Don’t make this mistake before you go on holiday

There's a simple reason as to why you shouldn't post about going on holidays.

There's a simple reason as to why you shouldn't post about going on holidays. Photo: Getty

When Gina Field was scrolling through Facebook she came across a photo about a family holiday that left her gobsmacked.

In the photo, this family was all smiles, they had their thumbs up, wearing matching T-shirts, standing outside their home, with their car in the background.

Their happiness was apparently due to the fact they were about to embark on a 10-day cruise, hence the T-shirts, Field assumes.

It may seem like an innocent enough photo, but Field is an operational security expert and the founder of Nepean Regional Security.

She instantly knew the photo was a bad idea.

It was posted in a community Facebook group, so it’s not a far stretch to assume the family lives in that area. One could possibly find the home they were posing outside of, or if that fails, their car’s registration was also visible in the photo.

And the family is away for 10 days, meaning there’s a good chance no one would be home if someone with nefarious intentions decided to take all of their belongings.

Stop sharing your holiday plans

Field told The New Daily she finds posts such as these to be mind boggling.

“I don’t know whether they’re getting really excited [about a holiday] or they feel like they need to share all of this with people,” she said.

Her warning is plain and simple: Stop sharing your holiday plans on social media.

By sharing your intentions on leaving your home unattended for any period of time is essentially just giving a gift to burglars.

Although sharing your holiday plans might leave someone like Field dumbfounded, she does understand on some level why people do it.

Social media is the perfect medium to boast about all that is good in your life, so naturally, some want to share with their loved ones that they are about to enjoy some downtime.

You just need to be smart about it and Field has a bit of advice that should allow you to enjoy your holiday, post about it and not worry about someone breaking into your home.

You can select who sees your pictures and posts on Facebook. When posting something, there should be a “sharing with” option, where you can choose who sees the post, either just you, friends, public or custom.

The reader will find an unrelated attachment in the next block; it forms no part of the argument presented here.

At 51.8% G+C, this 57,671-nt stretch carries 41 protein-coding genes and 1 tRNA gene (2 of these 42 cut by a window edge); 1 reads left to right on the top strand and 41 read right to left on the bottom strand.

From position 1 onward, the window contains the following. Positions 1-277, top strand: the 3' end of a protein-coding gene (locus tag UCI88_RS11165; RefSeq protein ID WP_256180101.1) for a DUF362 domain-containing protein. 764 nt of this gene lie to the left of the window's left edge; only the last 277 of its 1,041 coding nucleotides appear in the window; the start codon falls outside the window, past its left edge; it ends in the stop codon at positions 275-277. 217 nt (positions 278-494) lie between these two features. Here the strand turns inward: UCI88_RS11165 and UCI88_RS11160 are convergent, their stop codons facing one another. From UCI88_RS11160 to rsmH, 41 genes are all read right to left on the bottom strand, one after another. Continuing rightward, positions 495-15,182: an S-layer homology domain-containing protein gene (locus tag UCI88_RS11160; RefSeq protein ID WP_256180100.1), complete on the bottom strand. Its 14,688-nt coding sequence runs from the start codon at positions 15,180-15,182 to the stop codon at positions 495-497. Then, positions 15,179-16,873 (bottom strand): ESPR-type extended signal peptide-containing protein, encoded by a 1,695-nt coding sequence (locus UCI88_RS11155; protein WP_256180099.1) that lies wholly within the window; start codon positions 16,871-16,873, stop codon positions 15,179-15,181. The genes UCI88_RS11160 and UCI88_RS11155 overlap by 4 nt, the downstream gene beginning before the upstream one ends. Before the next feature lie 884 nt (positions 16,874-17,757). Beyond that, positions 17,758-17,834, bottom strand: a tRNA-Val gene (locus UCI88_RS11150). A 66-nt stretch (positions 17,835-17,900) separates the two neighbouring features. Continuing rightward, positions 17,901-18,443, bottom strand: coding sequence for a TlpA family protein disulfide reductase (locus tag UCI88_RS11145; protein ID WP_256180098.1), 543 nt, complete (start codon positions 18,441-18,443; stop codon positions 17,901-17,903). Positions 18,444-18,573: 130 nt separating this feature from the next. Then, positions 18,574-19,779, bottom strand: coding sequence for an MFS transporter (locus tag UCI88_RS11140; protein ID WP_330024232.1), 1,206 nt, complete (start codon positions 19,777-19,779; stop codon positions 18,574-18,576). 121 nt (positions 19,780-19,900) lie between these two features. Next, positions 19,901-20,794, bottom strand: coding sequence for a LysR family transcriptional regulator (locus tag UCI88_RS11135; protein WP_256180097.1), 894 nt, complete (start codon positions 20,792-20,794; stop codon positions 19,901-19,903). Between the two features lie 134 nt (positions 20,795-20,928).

By choosing “custom” you can select a few people with whom you want to share your posts.

“I would tell them to select their groups on Facebook wisely, who they’re pre-sharing their holiday with and during,” Field said.

“And then they can just knock themselves out when they come back and say ‘we’re back from an amazing holiday, it was great, here’s our happy snappies’,” she suggested.

pictured is a family on holiday

Brag about your holiday when you’re back, not before or during. Photo: Getty

Other tips to keep your home safe during the holidays

Field has worked in the security space for more than 35 years and has seen plenty of break-ins.

Even businesses that announce their plans to shut over holidays have fallen victim to thieves, she explained, and likened it to people posting their holidays on social media.

It’s not just people being away from their home or workplace over Christmas that could be seen as an invitation for thieves.

She notes that sometimes objects in the window can catch the wrong person’s eye.

One Christmas Day, Field attended a home that had been burgled.

She believes the thief in this particular instance was attracted to the nativity scene displayed in the window and the presents under the Christmas tree.

When Christmas decorations are hung up outside, sometimes they require electricity, but many buildings won’t have exterior power points.

Some people might run the cord through the garage door or a cracked window.

“Just be really mindful of that, because with any sort of gap you can actually just pop the windows and the garage doors open.

“I mean, garage doors are flimsy anyway, but I always recommend putting extra locks, as in drop bolts.”

She also suggests making sure there is a deadlock on an internal door that connects to a garage to ensure the contents of your home are safe.

The best and simplest thing you can do is ensure everything is shut and locked when leaving the home.

Another little tip that will help people with CCTV cameras or a security system is to get a lock for the electrical box, so the power can’t be cut to render such devices useless.

If you are going away, maybe ask your neighbour to keep an eye on things if you trust them.

Or if you have pets, consider a pet sitter to mind the house, Field said.

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